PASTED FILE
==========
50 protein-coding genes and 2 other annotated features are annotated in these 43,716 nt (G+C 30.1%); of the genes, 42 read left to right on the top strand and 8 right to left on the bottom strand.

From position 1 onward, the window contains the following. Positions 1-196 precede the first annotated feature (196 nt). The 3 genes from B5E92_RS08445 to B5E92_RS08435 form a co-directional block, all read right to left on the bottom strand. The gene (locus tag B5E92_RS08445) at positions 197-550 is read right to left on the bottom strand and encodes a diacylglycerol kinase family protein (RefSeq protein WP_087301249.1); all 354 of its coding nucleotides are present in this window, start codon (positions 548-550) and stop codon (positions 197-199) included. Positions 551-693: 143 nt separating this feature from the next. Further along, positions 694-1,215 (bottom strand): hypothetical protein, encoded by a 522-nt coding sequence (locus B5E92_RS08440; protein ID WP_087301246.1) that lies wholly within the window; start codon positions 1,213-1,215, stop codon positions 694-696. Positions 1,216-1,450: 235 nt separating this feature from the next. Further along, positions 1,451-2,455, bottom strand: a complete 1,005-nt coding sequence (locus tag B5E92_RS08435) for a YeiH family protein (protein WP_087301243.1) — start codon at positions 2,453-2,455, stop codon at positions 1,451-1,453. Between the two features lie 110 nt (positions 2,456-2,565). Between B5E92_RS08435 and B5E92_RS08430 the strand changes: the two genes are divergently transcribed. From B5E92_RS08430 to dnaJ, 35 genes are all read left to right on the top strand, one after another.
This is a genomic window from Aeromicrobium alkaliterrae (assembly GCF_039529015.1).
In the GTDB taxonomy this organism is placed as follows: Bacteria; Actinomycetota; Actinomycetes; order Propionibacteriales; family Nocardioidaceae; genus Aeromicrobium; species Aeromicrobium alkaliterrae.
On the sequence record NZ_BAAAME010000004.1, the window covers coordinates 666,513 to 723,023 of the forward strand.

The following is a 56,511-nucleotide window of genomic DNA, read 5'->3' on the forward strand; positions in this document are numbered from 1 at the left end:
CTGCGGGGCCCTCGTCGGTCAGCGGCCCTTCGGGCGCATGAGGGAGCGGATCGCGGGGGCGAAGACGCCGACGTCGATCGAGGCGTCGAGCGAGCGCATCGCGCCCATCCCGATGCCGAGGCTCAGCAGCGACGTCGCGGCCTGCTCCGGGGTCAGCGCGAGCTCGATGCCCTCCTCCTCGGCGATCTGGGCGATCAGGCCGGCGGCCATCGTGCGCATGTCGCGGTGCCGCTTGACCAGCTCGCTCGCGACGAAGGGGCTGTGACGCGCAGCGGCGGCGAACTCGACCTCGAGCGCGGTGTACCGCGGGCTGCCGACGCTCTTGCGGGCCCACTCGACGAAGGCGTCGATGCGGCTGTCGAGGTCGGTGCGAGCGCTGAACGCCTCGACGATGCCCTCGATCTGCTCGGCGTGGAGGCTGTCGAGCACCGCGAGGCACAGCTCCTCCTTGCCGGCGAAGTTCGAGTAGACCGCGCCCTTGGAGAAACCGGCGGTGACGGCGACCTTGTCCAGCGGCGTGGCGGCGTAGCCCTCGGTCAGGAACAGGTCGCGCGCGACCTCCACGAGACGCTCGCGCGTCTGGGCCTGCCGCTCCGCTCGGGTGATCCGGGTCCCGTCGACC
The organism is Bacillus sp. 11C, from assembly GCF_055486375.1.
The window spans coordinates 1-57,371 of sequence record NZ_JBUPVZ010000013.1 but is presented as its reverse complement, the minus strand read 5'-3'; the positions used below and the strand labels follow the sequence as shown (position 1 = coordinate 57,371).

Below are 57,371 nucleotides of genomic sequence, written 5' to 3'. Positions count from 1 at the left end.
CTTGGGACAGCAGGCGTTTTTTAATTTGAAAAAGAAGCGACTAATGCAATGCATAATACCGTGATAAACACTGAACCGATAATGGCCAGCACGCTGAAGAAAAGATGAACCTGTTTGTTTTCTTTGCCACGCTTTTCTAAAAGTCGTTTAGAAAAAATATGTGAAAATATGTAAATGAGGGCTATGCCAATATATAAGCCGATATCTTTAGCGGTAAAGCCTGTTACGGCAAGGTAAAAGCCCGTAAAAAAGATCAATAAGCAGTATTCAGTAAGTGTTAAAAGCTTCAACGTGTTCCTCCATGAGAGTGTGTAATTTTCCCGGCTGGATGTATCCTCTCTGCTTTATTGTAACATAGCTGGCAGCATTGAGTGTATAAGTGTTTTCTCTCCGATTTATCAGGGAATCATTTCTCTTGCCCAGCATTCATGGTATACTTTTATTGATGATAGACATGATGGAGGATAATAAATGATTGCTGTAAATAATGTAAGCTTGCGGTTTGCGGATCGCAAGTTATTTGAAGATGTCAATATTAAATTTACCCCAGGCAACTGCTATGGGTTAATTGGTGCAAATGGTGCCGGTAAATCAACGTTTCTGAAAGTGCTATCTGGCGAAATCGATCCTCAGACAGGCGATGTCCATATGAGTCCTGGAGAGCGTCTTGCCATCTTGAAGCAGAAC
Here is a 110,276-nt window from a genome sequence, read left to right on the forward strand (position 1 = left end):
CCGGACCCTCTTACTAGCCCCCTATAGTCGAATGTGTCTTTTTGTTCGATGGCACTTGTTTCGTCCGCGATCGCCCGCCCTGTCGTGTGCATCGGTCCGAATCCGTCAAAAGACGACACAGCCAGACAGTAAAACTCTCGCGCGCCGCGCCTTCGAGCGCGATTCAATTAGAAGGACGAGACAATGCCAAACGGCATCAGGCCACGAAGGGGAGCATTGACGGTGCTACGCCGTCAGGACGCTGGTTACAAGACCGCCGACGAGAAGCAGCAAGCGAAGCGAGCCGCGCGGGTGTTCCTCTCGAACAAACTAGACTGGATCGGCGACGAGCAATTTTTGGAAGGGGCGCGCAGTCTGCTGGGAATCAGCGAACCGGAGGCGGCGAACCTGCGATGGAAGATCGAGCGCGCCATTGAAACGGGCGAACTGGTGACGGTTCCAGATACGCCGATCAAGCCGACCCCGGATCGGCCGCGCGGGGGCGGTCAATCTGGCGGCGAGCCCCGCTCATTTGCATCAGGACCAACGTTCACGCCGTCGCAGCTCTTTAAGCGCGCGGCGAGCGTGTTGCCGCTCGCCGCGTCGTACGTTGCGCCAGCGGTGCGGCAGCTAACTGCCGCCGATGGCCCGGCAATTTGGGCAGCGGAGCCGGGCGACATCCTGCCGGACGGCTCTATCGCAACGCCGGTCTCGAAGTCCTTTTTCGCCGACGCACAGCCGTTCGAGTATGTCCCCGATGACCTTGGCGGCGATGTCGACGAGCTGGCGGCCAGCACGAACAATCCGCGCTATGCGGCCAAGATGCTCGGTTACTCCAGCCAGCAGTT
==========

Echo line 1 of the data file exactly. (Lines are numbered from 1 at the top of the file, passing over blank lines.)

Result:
50 protein-coding genes and 2 other annotated features are annotated in these 43,716 nt (G+C 30.1%); of the genes, 42 read left to right on the top strand and 8 right to left on the bottom strand.